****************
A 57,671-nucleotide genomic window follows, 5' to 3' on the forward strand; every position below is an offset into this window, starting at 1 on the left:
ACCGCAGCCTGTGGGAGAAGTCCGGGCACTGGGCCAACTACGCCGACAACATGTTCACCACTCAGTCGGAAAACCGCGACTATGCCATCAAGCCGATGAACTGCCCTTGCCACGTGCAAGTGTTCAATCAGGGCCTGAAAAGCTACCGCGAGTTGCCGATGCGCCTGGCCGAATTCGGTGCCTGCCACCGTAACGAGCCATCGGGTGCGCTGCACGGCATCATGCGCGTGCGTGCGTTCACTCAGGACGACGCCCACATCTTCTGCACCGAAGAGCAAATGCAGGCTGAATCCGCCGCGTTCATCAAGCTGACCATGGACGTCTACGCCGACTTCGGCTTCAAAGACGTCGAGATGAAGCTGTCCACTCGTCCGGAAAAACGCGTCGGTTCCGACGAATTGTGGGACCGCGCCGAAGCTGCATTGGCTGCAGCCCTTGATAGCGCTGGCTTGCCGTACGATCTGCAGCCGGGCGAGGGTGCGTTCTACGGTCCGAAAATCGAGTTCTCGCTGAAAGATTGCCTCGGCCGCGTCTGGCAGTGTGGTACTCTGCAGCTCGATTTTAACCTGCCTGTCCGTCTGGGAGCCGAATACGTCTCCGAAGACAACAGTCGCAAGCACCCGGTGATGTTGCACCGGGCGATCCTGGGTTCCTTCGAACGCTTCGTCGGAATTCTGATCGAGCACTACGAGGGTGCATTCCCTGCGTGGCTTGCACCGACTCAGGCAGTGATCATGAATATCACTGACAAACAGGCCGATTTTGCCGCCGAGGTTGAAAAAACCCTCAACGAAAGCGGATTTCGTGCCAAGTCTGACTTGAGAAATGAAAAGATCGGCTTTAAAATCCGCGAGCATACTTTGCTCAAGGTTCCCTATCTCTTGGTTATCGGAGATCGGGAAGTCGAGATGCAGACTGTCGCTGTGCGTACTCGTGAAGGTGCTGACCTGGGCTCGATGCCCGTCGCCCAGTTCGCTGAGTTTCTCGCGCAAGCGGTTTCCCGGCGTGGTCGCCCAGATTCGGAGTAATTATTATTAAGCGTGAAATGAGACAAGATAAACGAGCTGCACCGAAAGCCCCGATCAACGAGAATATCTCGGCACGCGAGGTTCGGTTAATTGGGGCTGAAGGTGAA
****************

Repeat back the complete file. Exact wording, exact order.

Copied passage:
A 57,671-nucleotide genomic window follows, 5' to 3' on the forward strand; every position below is an offset into this window, starting at 1 on the left:
ACCGCAGCCTGTGGGAGAAGTCCGGGCACTGGGCCAACTACGCCGACAACATGTTCACCACTCAGTCGGAAAACCGCGACTATGCCATCAAGCCGATGAACTGCCCTTGCCACGTGCAAGTGTTCAATCAGGGCCTGAAAAGCTACCGCGAGTTGCCGATGCGCCTGGCCGAATTCGGTGCCTGCCACCGTAACGAGCCATCGGGTGCGCTGCACGGCATCATGCGCGTGCGTGCGTTCACTCAGGACGACGCCCACATCTTCTGCACCGAAGAGCAAATGCAGGCTGAATCCGCCGCGTTCATCAAGCTGACCATGGACGTCTACGCCGACTTCGGCTTCAAAGACGTCGAGATGAAGCTGTCCACTCGTCCGGAAAAACGCGTCGGTTCCGACGAATTGTGGGACCGCGCCGAAGCTGCATTGGCTGCAGCCCTTGATAGCGCTGGCTTGCCGTACGATCTGCAGCCGGGCGAGGGTGCGTTCTACGGTCCGAAAATCGAGTTCTCGCTGAAAGATTGCCTCGGCCGCGTCTGGCAGTGTGGTACTCTGCAGCTCGATTTTAACCTGCCTGTCCGTCTGGGAGCCGAATACGTCTCCGAAGACAACAGTCGCAAGCACCCGGTGATGTTGCACCGGGCGATCCTGGGTTCCTTCGAACGCTTCGTCGGAATTCTGATCGAGCACTACGAGGGTGCATTCCCTGCGTGGCTTGCACCGACTCAGGCAGTGATCATGAATATCACTGACAAACAGGCCGATTTTGCCGCCGAGGTTGAAAAAACCCTCAACGAAAGCGGATTTCGTGCCAAGTCTGACTTGAGAAATGAAAAGATCGGCTTTAAAATCCGCGAGCATACTTTGCTCAAGGTTCCCTATCTCTTGGTTATCGGAGATCGGGAAGTCGAGATGCAGACTGTCGCTGTGCGTACTCGTGAAGGTGCTGACCTGGGCTCGATGCCCGTCGCCCAGTTCGCTGAGTTTCTCGCGCAAGCGGTTTCCCGGCGTGGTCGCCCAGATTCGGAGTAATTATTATTAAGCGTGAAATGAGACAAGATAAACGAGCTGCACCGAAAGCCCCGATCAACGAGAATATCTCGGCACGCGAGGTTCGGTTAATTGGGGCTGAAGGTGAA